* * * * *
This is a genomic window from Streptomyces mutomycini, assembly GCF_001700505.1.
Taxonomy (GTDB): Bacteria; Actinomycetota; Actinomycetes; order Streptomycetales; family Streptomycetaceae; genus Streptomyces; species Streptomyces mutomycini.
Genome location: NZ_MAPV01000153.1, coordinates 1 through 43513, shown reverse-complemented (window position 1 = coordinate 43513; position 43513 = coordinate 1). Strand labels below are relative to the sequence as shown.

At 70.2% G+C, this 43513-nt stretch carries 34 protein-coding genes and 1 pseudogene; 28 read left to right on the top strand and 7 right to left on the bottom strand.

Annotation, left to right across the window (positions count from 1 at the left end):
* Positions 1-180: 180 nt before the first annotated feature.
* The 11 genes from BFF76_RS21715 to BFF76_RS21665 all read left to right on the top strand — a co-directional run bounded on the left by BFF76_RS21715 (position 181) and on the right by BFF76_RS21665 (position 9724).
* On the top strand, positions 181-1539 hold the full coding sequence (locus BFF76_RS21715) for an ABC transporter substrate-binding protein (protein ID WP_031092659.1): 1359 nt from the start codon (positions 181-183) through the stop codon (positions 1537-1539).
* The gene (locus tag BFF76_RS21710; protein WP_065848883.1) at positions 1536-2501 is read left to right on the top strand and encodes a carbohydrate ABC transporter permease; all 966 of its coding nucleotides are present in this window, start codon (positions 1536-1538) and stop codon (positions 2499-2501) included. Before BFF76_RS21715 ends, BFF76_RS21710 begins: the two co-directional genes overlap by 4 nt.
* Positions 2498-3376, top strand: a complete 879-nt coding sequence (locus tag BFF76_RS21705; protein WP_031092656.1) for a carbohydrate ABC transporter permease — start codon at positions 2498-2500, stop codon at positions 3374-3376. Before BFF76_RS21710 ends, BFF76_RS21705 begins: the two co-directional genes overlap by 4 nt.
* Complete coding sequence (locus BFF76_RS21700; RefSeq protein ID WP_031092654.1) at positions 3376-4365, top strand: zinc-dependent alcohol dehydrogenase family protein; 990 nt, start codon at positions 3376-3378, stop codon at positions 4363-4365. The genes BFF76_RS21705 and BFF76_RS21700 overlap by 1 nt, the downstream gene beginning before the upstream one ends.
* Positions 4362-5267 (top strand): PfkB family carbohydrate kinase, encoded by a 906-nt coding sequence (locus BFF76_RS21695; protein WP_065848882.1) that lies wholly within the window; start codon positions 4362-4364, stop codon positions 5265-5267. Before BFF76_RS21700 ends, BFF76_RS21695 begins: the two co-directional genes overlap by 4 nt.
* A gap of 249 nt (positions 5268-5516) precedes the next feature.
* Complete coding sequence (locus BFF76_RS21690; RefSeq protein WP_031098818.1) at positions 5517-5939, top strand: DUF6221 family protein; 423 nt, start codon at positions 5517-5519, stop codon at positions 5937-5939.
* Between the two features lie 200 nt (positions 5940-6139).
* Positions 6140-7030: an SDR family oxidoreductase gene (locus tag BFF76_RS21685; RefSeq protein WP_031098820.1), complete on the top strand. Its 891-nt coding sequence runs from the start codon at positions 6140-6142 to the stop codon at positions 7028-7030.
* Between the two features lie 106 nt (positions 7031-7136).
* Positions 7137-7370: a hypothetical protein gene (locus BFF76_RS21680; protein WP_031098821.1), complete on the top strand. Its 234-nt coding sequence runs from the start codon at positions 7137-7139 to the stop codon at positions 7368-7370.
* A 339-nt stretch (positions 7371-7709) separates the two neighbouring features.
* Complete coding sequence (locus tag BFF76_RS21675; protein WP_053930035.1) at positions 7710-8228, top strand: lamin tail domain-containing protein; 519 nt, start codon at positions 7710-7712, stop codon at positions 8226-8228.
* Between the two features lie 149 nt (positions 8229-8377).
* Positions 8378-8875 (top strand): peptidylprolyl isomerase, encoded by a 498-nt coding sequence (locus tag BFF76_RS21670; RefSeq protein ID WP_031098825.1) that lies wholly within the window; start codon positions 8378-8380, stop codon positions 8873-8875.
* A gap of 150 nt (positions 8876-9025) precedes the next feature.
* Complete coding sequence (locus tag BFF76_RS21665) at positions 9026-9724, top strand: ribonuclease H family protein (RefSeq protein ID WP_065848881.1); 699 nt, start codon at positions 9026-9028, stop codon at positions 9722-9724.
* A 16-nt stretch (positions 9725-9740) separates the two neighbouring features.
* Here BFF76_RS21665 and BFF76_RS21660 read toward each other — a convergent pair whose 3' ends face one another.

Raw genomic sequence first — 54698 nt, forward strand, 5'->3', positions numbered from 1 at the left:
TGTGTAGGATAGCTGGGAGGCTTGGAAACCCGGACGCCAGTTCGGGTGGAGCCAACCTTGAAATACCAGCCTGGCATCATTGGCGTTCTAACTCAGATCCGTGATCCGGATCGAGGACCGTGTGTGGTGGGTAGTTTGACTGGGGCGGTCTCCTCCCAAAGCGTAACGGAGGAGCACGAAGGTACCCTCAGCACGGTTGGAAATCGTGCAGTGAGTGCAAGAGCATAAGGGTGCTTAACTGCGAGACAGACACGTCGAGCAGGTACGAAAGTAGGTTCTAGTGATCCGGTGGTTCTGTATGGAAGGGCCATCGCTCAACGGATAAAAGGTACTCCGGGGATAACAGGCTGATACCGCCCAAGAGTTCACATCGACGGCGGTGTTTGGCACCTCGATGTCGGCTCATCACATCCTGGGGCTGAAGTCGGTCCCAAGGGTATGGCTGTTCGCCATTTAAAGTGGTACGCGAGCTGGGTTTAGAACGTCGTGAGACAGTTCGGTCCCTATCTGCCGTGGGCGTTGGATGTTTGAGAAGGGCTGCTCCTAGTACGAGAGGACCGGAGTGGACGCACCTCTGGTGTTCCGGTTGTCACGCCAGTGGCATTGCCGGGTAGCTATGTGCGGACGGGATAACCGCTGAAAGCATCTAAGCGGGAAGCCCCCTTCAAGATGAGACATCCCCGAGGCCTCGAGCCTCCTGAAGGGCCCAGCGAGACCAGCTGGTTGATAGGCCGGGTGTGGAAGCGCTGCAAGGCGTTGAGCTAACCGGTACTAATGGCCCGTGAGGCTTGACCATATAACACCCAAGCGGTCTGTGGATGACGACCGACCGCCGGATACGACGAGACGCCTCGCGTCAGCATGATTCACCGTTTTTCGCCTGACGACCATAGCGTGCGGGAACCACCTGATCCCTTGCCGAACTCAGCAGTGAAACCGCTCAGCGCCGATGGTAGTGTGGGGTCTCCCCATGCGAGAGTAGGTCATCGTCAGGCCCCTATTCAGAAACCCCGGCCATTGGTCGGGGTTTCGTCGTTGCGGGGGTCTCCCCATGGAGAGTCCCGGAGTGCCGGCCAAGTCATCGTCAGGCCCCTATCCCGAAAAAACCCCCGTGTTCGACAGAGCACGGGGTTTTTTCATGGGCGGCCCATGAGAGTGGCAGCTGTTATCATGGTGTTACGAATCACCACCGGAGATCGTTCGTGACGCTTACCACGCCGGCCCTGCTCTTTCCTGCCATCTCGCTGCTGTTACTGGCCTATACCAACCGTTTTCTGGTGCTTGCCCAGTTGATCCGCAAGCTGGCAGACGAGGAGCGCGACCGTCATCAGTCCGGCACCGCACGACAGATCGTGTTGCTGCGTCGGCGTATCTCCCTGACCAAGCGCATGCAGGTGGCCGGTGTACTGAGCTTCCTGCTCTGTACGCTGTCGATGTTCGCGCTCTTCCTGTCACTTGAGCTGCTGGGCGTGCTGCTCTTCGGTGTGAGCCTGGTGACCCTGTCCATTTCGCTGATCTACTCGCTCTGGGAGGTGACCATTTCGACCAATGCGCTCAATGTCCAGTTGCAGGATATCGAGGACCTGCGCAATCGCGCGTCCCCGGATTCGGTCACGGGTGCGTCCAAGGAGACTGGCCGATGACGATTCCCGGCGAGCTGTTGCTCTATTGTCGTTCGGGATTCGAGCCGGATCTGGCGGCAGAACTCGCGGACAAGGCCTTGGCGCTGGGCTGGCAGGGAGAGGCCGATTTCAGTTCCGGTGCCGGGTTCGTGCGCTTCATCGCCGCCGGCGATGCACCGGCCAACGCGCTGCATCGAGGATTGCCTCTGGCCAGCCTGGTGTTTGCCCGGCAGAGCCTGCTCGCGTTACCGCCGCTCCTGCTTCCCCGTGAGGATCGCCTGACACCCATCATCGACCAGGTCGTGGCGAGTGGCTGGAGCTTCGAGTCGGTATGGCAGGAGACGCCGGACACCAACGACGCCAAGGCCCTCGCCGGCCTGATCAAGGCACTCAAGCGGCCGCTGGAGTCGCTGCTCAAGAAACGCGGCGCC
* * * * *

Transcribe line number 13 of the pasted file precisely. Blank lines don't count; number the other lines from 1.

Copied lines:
* A gap of 249 nt (positions 5268-5516) precedes the next feature.